When it comes to dieting, there’s no shortage of information. Websites, books, and magazines all seem to promise the magic diet that you need to achieve your goals. But with so many options and information to decode, how do you know which approach will work best for you?
If you have a history of going on fad diets and are feeling frustrated at the lack of results, it’s important to remember that weight loss should be a gradual process. While it can be tempting to buy into promises of rapid weight loss programmes, very rarely are these results sustainable. Instead, building healthy lifestyle changes over time is often much more worthwhile.
So if you’re on the lookout for a new diet to help you achieve your weight loss goals, we’ve put together a list of some of the top options. Not only can these programmes lead to healthy weight loss, but many also bring various other benefits including improved gut health, lower blood pressure and cholesterol, and a reduced risk of diabetes and heart disease.
1. Mediterranean diet
This diet mimics the traditional eating habits of people living in countries bordering the Mediterranean Sea. Its main components include a lot of vegetables, fruit, legumes, cereals, grains, fish, and unsaturated fats like olive oil.
The Mediterranean diet is often linked to good health, including a healthier heart, because it includes low amounts of animal products like meat and dairy, which tend to be high in saturated fat. According to the NHS, it’s very similar to the Government’s healthy eating advice.
You can find out more about the Mediterranean diet on our site. Or, if you’re ready to get started, why not try making some of these Mediterranean recipes? With over 60 recipes to choose from, there’s everything from salmon salad, rosemary grilled lamb chops, and roasted red pepper humous.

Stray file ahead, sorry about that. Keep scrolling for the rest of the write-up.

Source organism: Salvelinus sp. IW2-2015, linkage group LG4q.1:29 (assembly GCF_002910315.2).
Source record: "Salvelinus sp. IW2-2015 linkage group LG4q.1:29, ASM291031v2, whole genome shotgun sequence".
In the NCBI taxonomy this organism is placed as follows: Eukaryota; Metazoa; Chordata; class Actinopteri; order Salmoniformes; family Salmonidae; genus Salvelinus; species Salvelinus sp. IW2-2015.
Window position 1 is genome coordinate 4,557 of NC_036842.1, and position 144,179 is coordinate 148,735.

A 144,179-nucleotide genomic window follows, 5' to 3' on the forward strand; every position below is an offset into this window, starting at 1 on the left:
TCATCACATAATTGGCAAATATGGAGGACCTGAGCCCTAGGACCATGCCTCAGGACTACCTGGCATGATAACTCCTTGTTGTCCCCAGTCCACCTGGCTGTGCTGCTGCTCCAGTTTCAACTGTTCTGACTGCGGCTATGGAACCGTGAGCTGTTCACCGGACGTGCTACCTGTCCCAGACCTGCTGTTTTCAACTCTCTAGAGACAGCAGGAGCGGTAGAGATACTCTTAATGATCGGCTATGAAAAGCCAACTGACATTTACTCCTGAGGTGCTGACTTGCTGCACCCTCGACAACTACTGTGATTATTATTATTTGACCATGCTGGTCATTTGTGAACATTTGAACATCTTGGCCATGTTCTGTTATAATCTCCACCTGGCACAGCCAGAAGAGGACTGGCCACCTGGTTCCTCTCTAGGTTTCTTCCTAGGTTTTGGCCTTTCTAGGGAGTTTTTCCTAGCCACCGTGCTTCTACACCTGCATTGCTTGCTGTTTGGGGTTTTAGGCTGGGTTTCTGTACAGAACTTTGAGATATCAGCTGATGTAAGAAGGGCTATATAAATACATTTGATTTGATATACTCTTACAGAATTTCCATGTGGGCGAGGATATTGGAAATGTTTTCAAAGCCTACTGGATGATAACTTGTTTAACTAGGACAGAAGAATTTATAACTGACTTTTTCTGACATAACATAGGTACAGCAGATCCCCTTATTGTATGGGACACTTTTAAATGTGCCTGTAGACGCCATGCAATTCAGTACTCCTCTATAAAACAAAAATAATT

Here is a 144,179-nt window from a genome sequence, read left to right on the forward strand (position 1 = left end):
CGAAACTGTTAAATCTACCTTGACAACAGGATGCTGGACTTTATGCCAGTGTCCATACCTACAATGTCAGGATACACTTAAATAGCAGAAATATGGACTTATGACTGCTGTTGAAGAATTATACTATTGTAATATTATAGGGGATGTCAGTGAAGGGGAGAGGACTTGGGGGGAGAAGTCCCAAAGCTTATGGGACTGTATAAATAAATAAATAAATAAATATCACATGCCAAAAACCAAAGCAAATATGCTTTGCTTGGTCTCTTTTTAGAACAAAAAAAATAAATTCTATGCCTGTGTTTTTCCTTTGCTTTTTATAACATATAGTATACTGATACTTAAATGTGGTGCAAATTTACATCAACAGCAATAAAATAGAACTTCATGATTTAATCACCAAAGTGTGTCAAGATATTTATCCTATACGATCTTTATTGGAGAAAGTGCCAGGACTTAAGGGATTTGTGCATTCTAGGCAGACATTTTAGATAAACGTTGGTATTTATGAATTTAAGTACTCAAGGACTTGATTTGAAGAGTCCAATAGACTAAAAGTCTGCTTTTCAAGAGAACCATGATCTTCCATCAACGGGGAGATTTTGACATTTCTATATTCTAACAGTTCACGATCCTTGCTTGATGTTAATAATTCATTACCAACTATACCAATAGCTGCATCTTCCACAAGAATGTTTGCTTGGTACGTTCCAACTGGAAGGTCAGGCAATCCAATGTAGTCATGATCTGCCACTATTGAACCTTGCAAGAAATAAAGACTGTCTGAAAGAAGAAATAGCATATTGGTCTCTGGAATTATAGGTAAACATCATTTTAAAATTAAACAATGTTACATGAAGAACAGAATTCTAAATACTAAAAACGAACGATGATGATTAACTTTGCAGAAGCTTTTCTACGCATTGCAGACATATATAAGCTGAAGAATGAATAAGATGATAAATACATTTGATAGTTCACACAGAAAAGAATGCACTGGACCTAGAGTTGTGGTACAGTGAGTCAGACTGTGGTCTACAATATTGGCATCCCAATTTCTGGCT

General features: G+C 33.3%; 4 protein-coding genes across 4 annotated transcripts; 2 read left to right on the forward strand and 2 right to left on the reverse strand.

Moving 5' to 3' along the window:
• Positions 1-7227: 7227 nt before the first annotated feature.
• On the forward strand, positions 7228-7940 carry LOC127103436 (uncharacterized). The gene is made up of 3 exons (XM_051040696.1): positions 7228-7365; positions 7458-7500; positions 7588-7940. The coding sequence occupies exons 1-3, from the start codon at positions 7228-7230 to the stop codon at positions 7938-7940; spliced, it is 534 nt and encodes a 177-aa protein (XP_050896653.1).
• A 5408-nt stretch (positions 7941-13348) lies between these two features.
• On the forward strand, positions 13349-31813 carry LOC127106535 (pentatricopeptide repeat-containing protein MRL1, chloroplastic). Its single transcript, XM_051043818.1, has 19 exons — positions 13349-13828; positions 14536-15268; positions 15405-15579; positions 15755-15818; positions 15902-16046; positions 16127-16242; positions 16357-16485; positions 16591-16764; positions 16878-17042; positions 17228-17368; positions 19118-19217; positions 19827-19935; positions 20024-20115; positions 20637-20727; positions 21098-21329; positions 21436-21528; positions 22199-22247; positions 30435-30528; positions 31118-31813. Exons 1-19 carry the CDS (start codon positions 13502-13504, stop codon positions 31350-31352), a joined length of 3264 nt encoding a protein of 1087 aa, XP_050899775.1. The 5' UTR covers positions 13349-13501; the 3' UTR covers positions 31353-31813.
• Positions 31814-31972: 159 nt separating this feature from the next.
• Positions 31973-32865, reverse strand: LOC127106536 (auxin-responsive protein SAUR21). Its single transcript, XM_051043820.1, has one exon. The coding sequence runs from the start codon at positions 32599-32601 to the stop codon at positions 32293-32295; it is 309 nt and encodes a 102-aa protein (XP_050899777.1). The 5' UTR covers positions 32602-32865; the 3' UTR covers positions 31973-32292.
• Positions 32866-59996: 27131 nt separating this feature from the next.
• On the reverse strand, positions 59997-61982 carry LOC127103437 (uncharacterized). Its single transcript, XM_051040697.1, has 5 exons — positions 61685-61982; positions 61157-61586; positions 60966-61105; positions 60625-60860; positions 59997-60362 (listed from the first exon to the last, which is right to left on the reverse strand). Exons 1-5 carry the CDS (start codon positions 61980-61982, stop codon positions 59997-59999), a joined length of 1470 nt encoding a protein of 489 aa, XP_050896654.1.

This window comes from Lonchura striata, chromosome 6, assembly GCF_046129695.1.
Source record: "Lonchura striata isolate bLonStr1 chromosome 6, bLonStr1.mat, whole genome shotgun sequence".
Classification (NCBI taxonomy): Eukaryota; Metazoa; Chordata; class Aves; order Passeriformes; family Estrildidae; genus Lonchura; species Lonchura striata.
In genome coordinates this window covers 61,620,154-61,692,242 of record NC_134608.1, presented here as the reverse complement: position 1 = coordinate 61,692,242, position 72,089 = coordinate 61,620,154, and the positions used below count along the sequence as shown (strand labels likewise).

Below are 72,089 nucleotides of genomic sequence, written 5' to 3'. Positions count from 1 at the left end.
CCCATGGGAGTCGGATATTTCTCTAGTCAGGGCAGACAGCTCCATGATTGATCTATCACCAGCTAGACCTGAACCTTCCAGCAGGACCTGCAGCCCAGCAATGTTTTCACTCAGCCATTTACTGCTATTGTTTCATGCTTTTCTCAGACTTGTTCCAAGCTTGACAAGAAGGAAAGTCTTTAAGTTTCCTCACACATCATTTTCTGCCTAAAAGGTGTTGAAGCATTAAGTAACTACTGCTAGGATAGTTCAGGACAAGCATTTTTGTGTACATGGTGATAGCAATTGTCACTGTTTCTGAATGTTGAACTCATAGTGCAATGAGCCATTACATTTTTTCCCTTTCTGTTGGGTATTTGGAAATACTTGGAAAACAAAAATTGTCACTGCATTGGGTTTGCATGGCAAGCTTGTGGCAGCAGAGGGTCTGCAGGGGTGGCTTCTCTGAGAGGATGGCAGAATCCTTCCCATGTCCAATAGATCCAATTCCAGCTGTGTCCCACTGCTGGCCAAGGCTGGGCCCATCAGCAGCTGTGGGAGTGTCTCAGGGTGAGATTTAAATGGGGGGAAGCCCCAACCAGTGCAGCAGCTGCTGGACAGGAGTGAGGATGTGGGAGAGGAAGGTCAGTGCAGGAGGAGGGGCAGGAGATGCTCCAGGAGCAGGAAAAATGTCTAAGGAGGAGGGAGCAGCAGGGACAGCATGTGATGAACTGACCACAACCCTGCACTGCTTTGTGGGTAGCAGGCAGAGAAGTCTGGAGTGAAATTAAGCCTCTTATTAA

2. FODMAP diet
The FODMAP diet isn’t actually designed for weight loss, but to boost gut health instead. The FODMAP acronym refers to the short-chain carbohydrates (sugars) that the small intestine can have trouble absorbing. These absorption issues can cause symptoms typical of irritable bowel syndrome (IBS), but by removing or limiting these sugars from your diet, you can improve your gut health.
The FODMAP diet usually follows a three-step elimination process where you stop eating high FODMAP foods, and slowly reintroduce them one by one to identify which are upsetting your gut. High FODMAP foods include dairy-based products, beans and lentils, and some fruits like apples and pears. Low FODMAP foods include meat and eggs, dairy-free products, and grains like quinoa and rice.
You can find a full list of high and low FODMAP foods on the IBS Diets website. There are also plenty of recipe books available on Amazon, including The Low-Fodmap Diet for Beginners, and The FODMAP Friendly Kitchen Cookbook.
You should speak to your GP or a dietitian before starting this diet so that they can advise you on how best to get started, and rule out any other medical issues that might be causing your IBS symptoms.
3. Vegan and vegetarian diets
The popularity of vegan and vegetarian diets has grown significantly over recent years. Not only are they great for ethical and environmental reasons, but they also have huge health benefits and can be a significant aid in weight loss.
Research has shown that a vegetarian diet can be almost twice as effective in reducing body weight as non-vegetarian diets. In addition, one study found that vegetarian populations have lower rates of heart disease, high blood pressure, diabetes, and obesity. It also revealed that weight loss on a vegetarian diet is not dependent on exercise and will usually result in the loss of one pound of body weight per week.
If you’ve eaten meat your whole life, transitioning to a vegan or vegetarian diet might seem daunting. But it’s worth remembering that it doesn’t have to be an all-or-nothing diet. More and more people are deciding to follow vegetarian or vegan spin-offs. For example, the flexitarian diet which reduces meat intake rather than eliminating it completely, and the pescetarian diet, which eliminates all meat aside from fish.